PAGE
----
Early on in my career, I spent a lot of time working with corporate finance teams, handling the publicity for mergers and acquisitions. As this was a few decades ago, there wasn’t the luxury of videoconferencing, and generally, everyone would be ensconced in a room late into the evening thrashing out details.
It was partly thrilling to see a deal come together, with a lot of tedium while you waited for details to be agreed upon. What was most interesting was learning what was valuable to the acquiring company. And a key part of this was ‘transferability’ and the ease with which the target company was going to continue to generate profit once the founder had left the picture.
I also remember how one chartered accountant proved how well her firm could run without her by taking a sabbatical before she went on to sell the accountancy firm that she had built up and grown over a decade. By taking time out, she proved its transferability to the acquisition team – she had built a business that enabled her to earn money without her hand on the tiller.
When I set up Berners Marketing in 2004, my children were still young. Part of my motivation was to be able to have more flexibility for family commitments, which meant developing a source of income which didn’t rely solely upon me and would hopefully come in while I was doing something else (not necessarily sleeping).
Nowadays the benefits of a subscription business are clear to everyone, and numerous apps and subscription model businesses have been launched in the quest for monthly recurring revenue. Having been offering law firms subscriptions to legal content for nearly 20 years now, here are a few things that I have learned along the way.
Focus, focus, focus
Initially, the natural priority for a new business is to cover costs and generate income and it was often easier to do this by taking on marketing consultancy projects – that paid highly, but were not recurring – than by investing time into developing the subscription part of the business.
This was always a hard call, because the projects were often really interesting, and I enjoyed the intellectual challenge. The first few times I said ‘No’ to something to focus on the subscriptions was a big step, but once it started to pay dividends, I wished I’d had the confidence to be more focused sooner.
We have always been dedicated to one market niche – UK law firms – so that has meant we have been able to build up a really high-quality database of contacts and a profile in the market. I’ve often thought of branching out into other parts of the knowledge economy, but usually come back to the view that our in-depth market knowledge is part of our competitive advantage.
We always make a real note of anything which can be improved in our business. Then periodically we review this shopping list and pick off as many of the improvements that we can implement at the time – leaving the others to be carried forward.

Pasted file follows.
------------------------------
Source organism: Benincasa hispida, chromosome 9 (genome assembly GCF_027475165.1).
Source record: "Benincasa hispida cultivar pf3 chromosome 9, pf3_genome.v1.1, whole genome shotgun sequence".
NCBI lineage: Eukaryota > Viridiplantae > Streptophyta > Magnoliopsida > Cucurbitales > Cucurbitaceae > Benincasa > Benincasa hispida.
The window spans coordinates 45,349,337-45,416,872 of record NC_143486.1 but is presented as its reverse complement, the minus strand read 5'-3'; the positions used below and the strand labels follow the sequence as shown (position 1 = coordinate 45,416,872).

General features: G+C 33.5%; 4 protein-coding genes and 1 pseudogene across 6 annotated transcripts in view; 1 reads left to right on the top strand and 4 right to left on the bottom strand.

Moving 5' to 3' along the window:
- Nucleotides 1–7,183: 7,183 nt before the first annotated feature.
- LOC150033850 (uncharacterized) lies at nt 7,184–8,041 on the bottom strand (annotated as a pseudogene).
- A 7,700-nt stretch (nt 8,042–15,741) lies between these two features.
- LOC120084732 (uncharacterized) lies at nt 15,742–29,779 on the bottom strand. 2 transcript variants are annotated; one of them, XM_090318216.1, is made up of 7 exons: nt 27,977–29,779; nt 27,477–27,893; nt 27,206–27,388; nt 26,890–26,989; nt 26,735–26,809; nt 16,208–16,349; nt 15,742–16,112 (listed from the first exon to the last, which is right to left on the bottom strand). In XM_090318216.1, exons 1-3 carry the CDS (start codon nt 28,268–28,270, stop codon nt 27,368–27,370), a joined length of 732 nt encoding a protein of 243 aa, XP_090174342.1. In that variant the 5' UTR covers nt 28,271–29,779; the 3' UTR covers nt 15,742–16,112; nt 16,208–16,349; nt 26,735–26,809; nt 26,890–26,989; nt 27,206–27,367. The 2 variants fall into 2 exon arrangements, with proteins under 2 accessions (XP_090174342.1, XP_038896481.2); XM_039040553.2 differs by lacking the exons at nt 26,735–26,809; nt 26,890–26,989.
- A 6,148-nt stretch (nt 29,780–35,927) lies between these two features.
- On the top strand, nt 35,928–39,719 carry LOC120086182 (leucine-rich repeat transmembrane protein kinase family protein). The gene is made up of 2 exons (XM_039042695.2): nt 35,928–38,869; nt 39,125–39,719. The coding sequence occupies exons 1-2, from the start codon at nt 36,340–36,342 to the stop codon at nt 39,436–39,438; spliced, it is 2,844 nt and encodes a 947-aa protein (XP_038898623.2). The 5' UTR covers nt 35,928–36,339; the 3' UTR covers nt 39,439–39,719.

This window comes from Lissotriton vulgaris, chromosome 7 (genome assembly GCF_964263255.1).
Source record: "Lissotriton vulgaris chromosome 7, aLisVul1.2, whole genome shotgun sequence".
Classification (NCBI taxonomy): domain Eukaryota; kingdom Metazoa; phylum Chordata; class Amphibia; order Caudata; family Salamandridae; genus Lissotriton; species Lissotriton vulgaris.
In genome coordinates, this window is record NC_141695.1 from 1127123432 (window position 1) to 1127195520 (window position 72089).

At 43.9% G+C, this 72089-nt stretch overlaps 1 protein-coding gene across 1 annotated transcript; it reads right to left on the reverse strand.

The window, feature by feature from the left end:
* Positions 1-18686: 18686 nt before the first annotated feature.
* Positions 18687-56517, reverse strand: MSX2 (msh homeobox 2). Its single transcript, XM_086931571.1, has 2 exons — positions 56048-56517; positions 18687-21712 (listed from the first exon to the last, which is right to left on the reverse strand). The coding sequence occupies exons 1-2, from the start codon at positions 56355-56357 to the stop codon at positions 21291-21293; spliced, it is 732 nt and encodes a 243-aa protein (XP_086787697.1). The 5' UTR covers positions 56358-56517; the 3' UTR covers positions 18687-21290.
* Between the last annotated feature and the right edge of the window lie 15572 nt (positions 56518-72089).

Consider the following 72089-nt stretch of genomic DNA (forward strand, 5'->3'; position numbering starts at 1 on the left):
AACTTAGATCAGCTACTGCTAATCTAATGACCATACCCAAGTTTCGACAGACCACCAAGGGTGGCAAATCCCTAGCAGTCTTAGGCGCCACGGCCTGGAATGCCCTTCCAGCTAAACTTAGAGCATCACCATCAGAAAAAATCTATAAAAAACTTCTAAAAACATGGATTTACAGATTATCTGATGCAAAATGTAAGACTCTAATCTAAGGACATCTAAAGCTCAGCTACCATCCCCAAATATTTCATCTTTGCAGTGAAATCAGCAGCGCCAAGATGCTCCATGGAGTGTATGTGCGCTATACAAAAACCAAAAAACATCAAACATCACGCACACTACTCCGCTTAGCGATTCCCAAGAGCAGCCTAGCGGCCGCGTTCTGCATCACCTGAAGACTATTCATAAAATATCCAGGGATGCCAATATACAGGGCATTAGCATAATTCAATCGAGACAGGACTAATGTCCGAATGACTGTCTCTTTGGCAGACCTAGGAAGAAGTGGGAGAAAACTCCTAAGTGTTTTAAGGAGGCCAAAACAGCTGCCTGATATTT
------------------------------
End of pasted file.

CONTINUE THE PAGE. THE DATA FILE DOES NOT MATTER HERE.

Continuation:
It is rare that an improvement is not implemented, once we have spotted it. But some things are easier than others, and for the issues that seem hardest, we have found that it helps to break them down into smaller pieces and pick them off one by one.
Over the years the product has not really changed, but we have got better at communicating the benefits and the advantages. This links into the ethos of continuous improvement, but it's important to remember that subscribers are also going through change and may be receptive in different ways at different times. For example, we have had to adapt our messages during the financial crisis and the pandemic.
Law firms can be slow to change, and may take a long time to make decisions, due to the partnership structure – so building trust and showing how happy other law firms are with our service has been a really important part of our messaging.
Most marketers focus on the first three routes to growth in the standard business model (see diagram), but a successful subscription business also requires efficient and effective systems if you are to handle a high volume of identical transactions.
As the volume of subscribers grew, it became even more important to have systems which enabled new subscribers to sign up efficiently only, for payments to be collected and for content to be sent out automatically.
Testing (while you sleep)
We’d been working on the automation of various processes for a couple of years. And even though we’d been very thorough in our specifications and pilot testing of the software, it was still rather nerve-wracking the first time that we took our hands off the keypad and left the system to run the processes automatically.
The content is usually sent out at 11AM on the first day of each month, so at the moment it has not happened while I am asleep, but it's nice to know that it could do if required!
It takes time and discipline to work ‘on your business’ rather than ‘in your business’ and to get to a place where it can run without you. Whether you want to be earning whilst you sleep, watch a sports fixture, take a sabbatical or contemplate an exit, creating a subscription model takes work, but it is definitely worth the effort.